The project focusses on the period of the Guptas (circa 320 to 550), a pivotal moment in the history of Asia, marked by an astonishing florescence in every field of endeavour. The Gupta kingdom and its networks had an enduring impact on India and a profound reach across Central and Southeast Asia in a host of cultural, religious and socio-political spheres.
Yet this pivotal moment in is understood only in part. Hemmed in by modern intellectual, geographical and political boundaries, the diverse polities, complex cultures and varied networks of Gupta times – from the Tarim Basin to Burma and beyond – remain specialist subjects, little-mentioned outside area studies and other disciplinary frameworks. The project’s objective is to move beyond these boundaries for the first time and so recover this profoundly influential episteme.
To achieve this objective, three PIs have formed an interdisciplinary team spanning linguistics, history, religious studies, geography, archaeology, numismatics, Indology, Sinology and GIS/IS technologies. This team will generate synergies to delineate and assess the significance of the Gupta Age and its pan-Asian impacts. The team has identified three cross-cutting themes that will allow us to offer exciting prospects for new insights into Asian civilisation. The themes are:
1. Royal, ritual and religious centres
Against a background of long-established urban centres, the Gupta kings and their political satellites in India developed a series of political and ritual seats of power. Additionally, they established or sanctioned networks of religious institutions, many with autonomous endowments. In accord with the project aims articulated above, the PIs will ask the following questions of these sites: What can the configuration of royal sites and the geographical distribution of temples, monasteries and land-holding estates reveal about the nature, operation, duration and reach of these entities? Drawing on extant studies, is it possible to determine the ways in which Indian networks were modified or replicated in Central Asia, Sri Lanka and Southeast Asia?
i. To locate temples, monastic centres, landed estates and nodes of cult activity at the sites controlled by the Guptas and their Indian satellites, and to map these sites online using remote-sensing and ArcGIS technologies.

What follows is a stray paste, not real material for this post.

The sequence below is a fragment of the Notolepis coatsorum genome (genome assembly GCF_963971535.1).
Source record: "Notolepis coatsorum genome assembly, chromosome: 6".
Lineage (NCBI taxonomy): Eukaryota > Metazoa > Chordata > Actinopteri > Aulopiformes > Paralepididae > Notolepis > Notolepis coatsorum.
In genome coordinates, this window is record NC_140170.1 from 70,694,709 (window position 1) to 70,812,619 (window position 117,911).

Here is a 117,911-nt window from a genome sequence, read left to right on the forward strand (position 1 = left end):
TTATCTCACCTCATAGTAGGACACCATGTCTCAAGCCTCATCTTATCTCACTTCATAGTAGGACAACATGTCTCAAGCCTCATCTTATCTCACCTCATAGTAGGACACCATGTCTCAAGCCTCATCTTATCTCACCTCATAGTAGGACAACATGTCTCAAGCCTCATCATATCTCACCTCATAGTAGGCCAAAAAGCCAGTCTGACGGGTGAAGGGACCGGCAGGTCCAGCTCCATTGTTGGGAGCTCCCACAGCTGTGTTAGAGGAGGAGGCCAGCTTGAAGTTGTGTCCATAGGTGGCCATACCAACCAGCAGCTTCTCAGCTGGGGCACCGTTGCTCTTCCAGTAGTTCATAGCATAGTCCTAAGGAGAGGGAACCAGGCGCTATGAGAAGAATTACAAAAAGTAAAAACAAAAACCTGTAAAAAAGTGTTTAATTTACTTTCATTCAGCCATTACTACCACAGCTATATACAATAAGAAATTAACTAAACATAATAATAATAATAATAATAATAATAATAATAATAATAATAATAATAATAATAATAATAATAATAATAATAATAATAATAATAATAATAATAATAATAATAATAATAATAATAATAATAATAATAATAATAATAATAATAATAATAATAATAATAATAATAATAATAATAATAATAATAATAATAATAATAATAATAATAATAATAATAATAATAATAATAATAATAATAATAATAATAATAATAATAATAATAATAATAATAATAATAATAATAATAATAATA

ii. to select a diagnostic set of sites for further documentation with the aim of understanding the locations, and the institutions once situated in them, in terms of sectarian affiliation, agrarian and hinterland settings, religious landscapes, archaeological contexts and political roles.
2. Languages, texts and corpora
Sanskrit, Prakrit and Pali are the main source languages for early South, Central and Southeast Asia. Despite recent studies of the question, the rapid emergence of Sanskrit and its operation as the dominant language in the epigraphic, literary and ritual fields has yet to be explained satisfactorily. In consonance with the project aims set out above, the PIs will ask: How did Sanskrit, Prakrit and Pali emerge as the leading languages of political and religious discourse? Indicative keys to this problem are found in the Central Asian documents in the British Library which show Sanskrit supplanting Gandhārī in Central Asia during the 4th century. This prompts us to ask how Sanskrit came to be used across Asia beside regional languages such as Pyu, Kannada and Khotanese. A further question concerns how, and for and by whom, key scientific, literary and religious texts were composed, redacted into canons and disseminated. And finally, amplifying our goal of integrating the material and the textual, the PIs seek to ask whether palaeography and numismatics can shed light on the relationships between South, Central and Southeast Asia.
i. To identify the languages deployed in texts and inscriptions and to map their contexts, uses and epistemological domains.
ii. To decipher the Pyu language of Burma.
iii. To develop an understanding of, and the rationales for, canonical formation, commentarial literatures and grammatical standardisation across regions and religious traditions.
iv. To develop an integrated IS gateway to texts, inscriptions, coins, writing systems, grammars and vocabularies that will enable an exploration of intertextuality across these datasets.
3. Network dynamics
Drawing the previous two themes together in a synthetic fashion, ‘network dynamics’ will drive the project’s synergies forward by elucidating modes of temple praxis, institutional formation, dissemination and monetisation.
The PIs will ask: How, and under whom, did temples, monastic organisations and landed estates emerge as autonomous socio-economic institutions with stable endowments, thereby possessing the resources and personnel needed to become long-standing trans-regional nodes of learning, ritual praxis and new art styles? And similarly, how do monetary systems, when recovered through the recontextualisation afforded by the project, extend our understanding of the networks of political, economic, religious and ritual power?
i. To integrate the mapping and corpora-building aspects of the project into an understanding of the textual landscape, i.e., develop an interdisciplinary understanding of texts and translations and their deployment at coeval sites by historical agents.
ii. Using project’s IS package, to understand competing hermeneutics, rhetorical strategies and technical terminology in relation to patronage, ritual praxis and institution building.
iii. To map, using the British Museum’s encyclopaedic coin collection, the production, iconography and operation of monetary systems in the Gupta kingdom and its satellite states and the interface of these systems with those in Central and Southeast Asia.